But so take loperamide with you. This will stop the diarrhoea. Drink enough water and make sure you do get nutrients. Of course, it is good to let the diarrhoea out of your body first, there might be something in there you don’t want in your body anymore but if you are empty then you are empty. After that, you can use loperamide to save your trip.
Once in Myanmar, I was also very sick from a wrong piece of meat. I was prescribed antibiotics but when I stopped taking them for a while, I still had diarrhoea. I continued to take a tablet of loperamide every few days for quite some time (1 month) just to get through the days. This did not harm me, this was in 2014 so I think I can say that now.
Tip – What I carry with me every trip are sachets of broth. Even if your stomach is bothering you, it is nice to drink light broth. You do have kettles in most hotel rooms and getting in a little salt is never a bad thing.
All you need to know for your first visit to Incredible India
Always eat where it is busy
Even the last time again when I was in India, I visited the country with two brand-new India-goers 🙂 We had a great time and ate super local food And drank Massala Chai. We were on the road during the rickshaw challenge so each time we just had to have a quick meal somewhere. Whenever we saw many people sitting somewhere in a village, we sat down there too. The food was delicious! Sometimes we could only point to something on the menu or try to explain it with our hands and feet but it always tasted great!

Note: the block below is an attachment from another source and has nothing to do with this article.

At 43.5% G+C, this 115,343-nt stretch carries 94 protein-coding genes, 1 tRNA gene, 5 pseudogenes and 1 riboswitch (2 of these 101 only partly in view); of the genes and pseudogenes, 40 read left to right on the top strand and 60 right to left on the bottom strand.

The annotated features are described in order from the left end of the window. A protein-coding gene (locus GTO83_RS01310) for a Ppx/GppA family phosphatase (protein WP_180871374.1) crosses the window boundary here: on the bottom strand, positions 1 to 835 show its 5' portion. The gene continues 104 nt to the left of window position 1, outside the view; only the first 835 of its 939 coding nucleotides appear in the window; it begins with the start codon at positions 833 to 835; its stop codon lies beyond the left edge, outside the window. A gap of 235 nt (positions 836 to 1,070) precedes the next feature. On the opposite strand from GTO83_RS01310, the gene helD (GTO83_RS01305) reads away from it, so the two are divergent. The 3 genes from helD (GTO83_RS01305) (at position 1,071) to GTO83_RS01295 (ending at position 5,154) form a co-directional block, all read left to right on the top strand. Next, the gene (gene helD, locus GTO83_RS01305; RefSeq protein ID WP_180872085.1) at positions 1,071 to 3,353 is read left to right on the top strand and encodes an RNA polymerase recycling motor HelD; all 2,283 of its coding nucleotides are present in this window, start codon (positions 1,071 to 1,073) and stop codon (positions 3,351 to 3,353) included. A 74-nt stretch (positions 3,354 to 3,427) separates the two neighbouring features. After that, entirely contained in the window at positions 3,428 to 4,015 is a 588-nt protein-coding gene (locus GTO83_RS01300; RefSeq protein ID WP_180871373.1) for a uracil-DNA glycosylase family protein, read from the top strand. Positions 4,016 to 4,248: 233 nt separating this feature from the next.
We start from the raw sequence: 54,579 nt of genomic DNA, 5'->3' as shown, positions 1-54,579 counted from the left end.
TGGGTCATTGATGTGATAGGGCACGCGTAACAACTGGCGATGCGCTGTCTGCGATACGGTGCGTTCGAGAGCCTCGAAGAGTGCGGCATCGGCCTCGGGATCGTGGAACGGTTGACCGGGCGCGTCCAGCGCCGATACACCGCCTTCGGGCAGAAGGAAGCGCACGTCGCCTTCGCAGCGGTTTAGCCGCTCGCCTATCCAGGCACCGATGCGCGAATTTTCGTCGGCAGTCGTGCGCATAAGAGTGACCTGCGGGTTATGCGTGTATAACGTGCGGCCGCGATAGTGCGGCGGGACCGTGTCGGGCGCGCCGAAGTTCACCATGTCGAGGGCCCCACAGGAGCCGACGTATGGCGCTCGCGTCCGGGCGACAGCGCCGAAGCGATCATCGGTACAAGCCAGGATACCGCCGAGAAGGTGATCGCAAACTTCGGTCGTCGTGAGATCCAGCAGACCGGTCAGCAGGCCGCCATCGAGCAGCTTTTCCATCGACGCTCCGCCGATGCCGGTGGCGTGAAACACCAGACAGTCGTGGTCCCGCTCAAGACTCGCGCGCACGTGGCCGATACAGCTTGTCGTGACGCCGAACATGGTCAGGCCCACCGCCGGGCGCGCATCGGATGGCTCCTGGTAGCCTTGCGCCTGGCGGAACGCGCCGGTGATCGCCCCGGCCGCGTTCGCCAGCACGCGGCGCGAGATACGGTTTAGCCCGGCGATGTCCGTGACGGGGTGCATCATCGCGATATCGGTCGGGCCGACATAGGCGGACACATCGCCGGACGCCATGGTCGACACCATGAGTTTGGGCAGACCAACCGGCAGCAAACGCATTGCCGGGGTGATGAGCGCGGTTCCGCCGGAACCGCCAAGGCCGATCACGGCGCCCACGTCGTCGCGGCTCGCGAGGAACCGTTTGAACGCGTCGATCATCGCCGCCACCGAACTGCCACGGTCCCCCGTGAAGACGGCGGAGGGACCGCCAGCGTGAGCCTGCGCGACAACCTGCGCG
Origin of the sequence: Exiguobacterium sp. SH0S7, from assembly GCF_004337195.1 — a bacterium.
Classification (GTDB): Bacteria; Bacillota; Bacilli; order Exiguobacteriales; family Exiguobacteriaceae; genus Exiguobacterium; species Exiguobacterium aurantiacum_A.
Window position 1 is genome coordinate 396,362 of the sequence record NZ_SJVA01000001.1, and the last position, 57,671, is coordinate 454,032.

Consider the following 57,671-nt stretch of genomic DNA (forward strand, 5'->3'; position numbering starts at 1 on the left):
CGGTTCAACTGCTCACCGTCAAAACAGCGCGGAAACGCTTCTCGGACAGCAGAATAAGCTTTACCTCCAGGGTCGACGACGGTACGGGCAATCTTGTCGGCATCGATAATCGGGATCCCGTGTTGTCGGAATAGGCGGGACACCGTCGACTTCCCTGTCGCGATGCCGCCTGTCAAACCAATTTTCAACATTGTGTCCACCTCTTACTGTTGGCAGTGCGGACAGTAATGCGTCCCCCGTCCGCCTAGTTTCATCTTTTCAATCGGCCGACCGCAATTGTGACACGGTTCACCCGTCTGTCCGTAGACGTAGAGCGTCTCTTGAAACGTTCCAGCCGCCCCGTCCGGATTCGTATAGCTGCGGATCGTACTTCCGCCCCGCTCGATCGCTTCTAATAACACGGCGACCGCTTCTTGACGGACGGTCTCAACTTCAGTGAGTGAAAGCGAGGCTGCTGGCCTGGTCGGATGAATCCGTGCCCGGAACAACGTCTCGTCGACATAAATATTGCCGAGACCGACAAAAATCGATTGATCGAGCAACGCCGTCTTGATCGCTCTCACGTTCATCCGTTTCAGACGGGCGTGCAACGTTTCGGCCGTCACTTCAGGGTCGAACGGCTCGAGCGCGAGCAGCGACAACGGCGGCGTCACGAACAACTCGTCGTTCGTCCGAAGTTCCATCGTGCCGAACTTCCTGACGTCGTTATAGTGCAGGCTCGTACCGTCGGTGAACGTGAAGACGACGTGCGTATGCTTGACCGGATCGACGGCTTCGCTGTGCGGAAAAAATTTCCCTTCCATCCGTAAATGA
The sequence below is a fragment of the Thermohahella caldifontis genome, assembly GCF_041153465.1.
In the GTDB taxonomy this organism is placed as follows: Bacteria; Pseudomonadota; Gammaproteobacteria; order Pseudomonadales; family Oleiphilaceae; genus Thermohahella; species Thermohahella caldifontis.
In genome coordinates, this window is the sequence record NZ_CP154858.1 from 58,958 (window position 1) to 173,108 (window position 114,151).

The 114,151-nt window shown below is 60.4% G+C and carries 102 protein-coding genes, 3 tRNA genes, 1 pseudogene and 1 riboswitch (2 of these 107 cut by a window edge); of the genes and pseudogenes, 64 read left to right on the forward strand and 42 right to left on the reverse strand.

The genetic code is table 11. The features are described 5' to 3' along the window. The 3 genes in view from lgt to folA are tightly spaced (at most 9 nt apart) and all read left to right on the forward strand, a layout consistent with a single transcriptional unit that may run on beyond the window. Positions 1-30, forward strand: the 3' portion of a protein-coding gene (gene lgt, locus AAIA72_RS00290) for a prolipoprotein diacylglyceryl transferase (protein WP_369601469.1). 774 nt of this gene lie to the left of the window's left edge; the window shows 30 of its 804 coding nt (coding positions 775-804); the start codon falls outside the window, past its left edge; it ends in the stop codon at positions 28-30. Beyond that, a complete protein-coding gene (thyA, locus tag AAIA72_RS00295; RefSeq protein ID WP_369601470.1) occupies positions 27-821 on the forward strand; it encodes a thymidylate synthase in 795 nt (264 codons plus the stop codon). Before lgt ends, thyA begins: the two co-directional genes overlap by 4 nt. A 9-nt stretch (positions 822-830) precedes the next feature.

We didn’t get sick anywhere. We didn’t suffer from anything. And now I can really conclude that even if you eat along the streets and in the most local joints, the food in India is also just healthy and good.
Vegetarian food is de standard
Know that when you get a menu in front of you that most of what is on it is vegetarian. You can’t compare it to the ratio of how many meat dishes are on our menu and how small the vegetarian section is. Also, I think it’s safer not to eat meat. Something like that is more likely to get bad in the heat anyway…. So if you want to keep it safe go and enjoy India’s many vegetarian foods.
In India Non-Vegetarian is the exeption instead of the other way around
Of course, the cow is sacred so you will pretty much not find it on the menu. In a Muslim restaurant you might, but mostly it is goat, chicken or, of course, along the coast, lots of fish. The majority of the population is Hindu and Muslim, followed by Sikh, Jains, Buddhism or Christian and many more.
Nowhere do I find the diversity as much present as in India. And that’s another thing I love about the country of India, it all seems to be allowed to coexist. The street scene is coloured by it much more than with us. We are so boring actually!
Most of these faiths do not eat meat or even animal products like the Jains.
Did you know that at the Gurudwara Sis Ganj Sahib in Old Delhi, thousands of meals are prepared every day? And did you know that these are distributed to anyone who comes in? I have eaten some there too….
And what I love even more then…. When you go in there, you have to take off your shoes. If you come back and you have leather shoes then chances are they have been polished. This may have been done by someone from a low caste or high caste, it makes no difference here. Just like you can just sit next to anyone on the floor to have your meal.
Order your food and say how hot it can be